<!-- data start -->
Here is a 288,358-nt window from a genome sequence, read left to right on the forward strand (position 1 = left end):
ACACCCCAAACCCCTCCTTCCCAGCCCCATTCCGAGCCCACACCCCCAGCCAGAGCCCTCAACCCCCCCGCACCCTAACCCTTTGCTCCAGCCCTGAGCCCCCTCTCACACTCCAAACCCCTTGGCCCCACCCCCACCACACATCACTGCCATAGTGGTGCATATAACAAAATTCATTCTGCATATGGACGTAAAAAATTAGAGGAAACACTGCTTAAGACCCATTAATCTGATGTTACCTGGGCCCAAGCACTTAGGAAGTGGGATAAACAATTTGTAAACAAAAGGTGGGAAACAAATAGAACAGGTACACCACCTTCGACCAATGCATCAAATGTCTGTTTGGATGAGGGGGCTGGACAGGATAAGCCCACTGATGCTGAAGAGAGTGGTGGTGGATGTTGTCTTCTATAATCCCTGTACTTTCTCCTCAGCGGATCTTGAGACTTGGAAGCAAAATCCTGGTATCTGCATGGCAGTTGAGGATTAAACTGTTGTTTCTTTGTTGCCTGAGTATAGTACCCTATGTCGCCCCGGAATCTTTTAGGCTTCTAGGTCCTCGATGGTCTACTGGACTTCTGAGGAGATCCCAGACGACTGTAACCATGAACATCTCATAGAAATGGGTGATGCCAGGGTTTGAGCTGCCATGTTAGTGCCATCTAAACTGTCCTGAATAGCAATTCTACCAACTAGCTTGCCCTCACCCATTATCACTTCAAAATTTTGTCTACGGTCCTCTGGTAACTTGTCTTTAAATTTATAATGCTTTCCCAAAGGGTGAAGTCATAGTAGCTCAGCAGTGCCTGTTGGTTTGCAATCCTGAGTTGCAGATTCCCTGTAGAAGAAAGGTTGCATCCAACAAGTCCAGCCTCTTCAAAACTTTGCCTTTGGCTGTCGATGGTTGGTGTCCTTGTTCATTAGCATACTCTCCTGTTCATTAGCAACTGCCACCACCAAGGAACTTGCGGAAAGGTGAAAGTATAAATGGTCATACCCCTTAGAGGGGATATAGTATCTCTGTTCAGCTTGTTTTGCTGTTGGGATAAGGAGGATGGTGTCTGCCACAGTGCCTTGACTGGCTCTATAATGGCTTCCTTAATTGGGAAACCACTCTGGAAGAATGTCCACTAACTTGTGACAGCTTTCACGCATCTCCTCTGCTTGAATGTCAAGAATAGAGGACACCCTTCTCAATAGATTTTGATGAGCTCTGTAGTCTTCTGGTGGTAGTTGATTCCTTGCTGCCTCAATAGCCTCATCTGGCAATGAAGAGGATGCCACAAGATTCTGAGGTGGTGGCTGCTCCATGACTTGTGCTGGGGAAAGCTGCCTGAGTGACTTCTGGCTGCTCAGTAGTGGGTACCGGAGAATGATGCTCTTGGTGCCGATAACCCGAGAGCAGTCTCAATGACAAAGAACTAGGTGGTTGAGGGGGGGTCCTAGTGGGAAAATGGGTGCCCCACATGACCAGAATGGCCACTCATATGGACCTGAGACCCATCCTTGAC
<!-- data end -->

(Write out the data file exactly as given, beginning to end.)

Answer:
Here is a 288,358-nt window from a genome sequence, read left to right on the forward strand (position 1 = left end):
ACACCCCAAACCCCTCCTTCCCAGCCCCATTCCGAGCCCACACCCCCAGCCAGAGCCCTCAACCCCCCCGCACCCTAACCCTTTGCTCCAGCCCTGAGCCCCCTCTCACACTCCAAACCCCTTGGCCCCACCCCCACCACACATCACTGCCATAGTGGTGCATATAACAAAATTCATTCTGCATATGGACGTAAAAAATTAGAGGAAACACTGCTTAAGACCCATTAATCTGATGTTACCTGGGCCCAAGCACTTAGGAAGTGGGATAAACAATTTGTAAACAAAAGGTGGGAAACAAATAGAACAGGTACACCACCTTCGACCAATGCATCAAATGTCTGTTTGGATGAGGGGGCTGGACAGGATAAGCCCACTGATGCTGAAGAGAGTGGTGGTGGATGTTGTCTTCTATAATCCCTGTACTTTCTCCTCAGCGGATCTTGAGACTTGGAAGCAAAATCCTGGTATCTGCATGGCAGTTGAGGATTAAACTGTTGTTTCTTTGTTGCCTGAGTATAGTACCCTATGTCGCCCCGGAATCTTTTAGGCTTCTAGGTCCTCGATGGTCTACTGGACTTCTGAGGAGATCCCAGACGACTGTAACCATGAACATCTCATAGAAATGGGTGATGCCAGGGTTTGAGCTGCCATGTTAGTGCCATCTAAACTGTCCTGAATAGCAATTCTACCAACTAGCTTGCCCTCACCCATTATCACTTCAAAATTTTGTCTACGGTCCTCTGGTAACTTGTCTTTAAATTTATAATGCTTTCCCAAAGGGTGAAGTCATAGTAGCTCAGCAGTGCCTGTTGGTTTGCAATCCTGAGTTGCAGATTCCCTGTAGAAGAAAGGTTGCATCCAACAAGTCCAGCCTCTTCAAAACTTTGCCTTTGGCTGTCGATGGTTGGTGTCCTTGTTCATTAGCATACTCTCCTGTTCATTAGCAACTGCCACCACCAAGGAACTTGCGGAAAGGTGAAAGTATAAATGGTCATACCCCTTAGAGGGGATATAGTATCTCTGTTCAGCTTGTTTTGCTGTTGGGATAAGGAGGATGGTGTCTGCCACAGTGCCTTGACTGGCTCTATAATGGCTTCCTTAATTGGGAAACCACTCTGGAAGAATGTCCACTAACTTGTGACAGCTTTCACGCATCTCCTCTGCTTGAATGTCAAGAATAGAGGACACCCTTCTCAATAGATTTTGATGAGCTCTGTAGTCTTCTGGTGGTAGTTGATTCCTTGCTGCCTCAATAGCCTCATCTGGCAATGAAGAGGATGCCACAAGATTCTGAGGTGGTGGCTGCTCCATGACTTGTGCTGGGGAAAGCTGCCTGAGTGACTTCTGGCTGCTCAGTAGTGGGTACCGGAGAATGATGCTCTTGGTGCCGATAACCCGAGAGCAGTCTCAATGACAAAGAACTAGGTGGTTGAGGGGGGGTCCTAGTGGGAAAATGGGTGCCCCACATGACCAGAATGGCCACTCATATGGACCTGAGACCCATCCTTGAC